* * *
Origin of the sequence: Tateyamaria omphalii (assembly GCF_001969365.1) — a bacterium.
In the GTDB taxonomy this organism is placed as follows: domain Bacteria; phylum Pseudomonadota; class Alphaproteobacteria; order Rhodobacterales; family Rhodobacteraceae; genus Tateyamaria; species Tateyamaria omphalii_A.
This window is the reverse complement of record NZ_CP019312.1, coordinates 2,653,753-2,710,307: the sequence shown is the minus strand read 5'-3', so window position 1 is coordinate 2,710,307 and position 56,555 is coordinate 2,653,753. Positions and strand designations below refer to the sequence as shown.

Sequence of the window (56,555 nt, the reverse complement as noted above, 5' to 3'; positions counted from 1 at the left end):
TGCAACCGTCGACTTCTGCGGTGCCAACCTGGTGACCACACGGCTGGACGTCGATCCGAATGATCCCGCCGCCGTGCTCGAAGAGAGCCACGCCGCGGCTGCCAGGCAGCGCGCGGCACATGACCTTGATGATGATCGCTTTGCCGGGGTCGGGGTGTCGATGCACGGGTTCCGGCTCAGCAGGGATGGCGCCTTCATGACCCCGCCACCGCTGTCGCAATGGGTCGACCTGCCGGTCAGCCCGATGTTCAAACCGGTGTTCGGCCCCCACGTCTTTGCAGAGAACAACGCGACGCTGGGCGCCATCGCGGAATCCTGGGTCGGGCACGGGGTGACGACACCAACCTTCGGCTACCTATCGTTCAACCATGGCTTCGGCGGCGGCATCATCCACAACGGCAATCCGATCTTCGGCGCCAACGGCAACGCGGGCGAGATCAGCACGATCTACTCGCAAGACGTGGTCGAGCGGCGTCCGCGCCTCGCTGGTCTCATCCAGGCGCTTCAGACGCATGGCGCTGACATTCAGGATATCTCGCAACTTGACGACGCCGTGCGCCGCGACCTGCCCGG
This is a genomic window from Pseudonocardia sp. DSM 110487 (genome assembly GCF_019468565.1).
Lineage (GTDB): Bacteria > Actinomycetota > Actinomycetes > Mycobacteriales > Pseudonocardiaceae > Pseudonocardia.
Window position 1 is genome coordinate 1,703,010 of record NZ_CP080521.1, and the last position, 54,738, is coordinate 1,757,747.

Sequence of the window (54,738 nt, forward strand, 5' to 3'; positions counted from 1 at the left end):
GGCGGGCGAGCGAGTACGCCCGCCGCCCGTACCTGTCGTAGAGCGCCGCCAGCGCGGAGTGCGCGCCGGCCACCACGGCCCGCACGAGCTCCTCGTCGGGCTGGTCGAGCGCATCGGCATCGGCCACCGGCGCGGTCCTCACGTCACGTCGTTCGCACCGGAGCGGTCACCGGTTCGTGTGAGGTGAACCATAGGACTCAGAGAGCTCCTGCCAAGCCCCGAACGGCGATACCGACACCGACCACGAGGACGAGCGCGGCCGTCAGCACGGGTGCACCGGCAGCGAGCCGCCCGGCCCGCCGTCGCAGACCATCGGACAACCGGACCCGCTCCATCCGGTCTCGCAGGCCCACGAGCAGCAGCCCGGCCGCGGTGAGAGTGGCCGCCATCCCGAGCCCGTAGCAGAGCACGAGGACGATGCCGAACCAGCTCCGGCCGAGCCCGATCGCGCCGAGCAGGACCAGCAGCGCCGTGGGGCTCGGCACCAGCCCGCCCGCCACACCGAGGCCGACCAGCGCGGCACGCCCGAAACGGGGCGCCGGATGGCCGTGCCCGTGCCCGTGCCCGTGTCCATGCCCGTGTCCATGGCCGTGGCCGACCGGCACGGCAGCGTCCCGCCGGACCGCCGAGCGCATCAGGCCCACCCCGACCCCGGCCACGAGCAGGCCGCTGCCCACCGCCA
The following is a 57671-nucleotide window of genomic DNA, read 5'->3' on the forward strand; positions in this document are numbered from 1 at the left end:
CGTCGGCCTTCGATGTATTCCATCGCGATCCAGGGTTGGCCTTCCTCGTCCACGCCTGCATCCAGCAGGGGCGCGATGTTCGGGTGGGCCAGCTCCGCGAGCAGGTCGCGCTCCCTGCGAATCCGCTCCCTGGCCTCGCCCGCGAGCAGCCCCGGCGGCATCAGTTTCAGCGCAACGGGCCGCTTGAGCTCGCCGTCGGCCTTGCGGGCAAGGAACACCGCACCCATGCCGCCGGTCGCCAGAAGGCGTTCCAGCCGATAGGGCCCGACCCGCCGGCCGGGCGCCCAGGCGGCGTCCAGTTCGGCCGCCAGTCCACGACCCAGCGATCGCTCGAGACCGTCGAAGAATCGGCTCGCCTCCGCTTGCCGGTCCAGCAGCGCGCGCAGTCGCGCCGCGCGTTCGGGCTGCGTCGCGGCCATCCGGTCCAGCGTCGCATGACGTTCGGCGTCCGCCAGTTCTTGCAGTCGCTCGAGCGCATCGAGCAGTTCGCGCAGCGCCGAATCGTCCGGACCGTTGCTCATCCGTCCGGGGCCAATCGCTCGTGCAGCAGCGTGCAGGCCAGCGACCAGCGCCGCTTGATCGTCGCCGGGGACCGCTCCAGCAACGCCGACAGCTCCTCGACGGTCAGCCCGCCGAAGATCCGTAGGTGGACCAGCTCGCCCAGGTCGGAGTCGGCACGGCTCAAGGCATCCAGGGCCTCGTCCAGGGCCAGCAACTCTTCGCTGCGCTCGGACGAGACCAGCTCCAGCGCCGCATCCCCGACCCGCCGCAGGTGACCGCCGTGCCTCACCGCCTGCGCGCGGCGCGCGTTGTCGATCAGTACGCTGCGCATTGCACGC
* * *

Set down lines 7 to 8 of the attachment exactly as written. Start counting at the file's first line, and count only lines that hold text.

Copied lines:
Lineage (GTDB): Bacteria > Actinomycetota > Actinomycetes > Mycobacteriales > Pseudonocardiaceae > Pseudonocardia.
Window position 1 is genome coordinate 1,703,010 of record NZ_CP080521.1, and the last position, 54,738, is coordinate 1,757,747.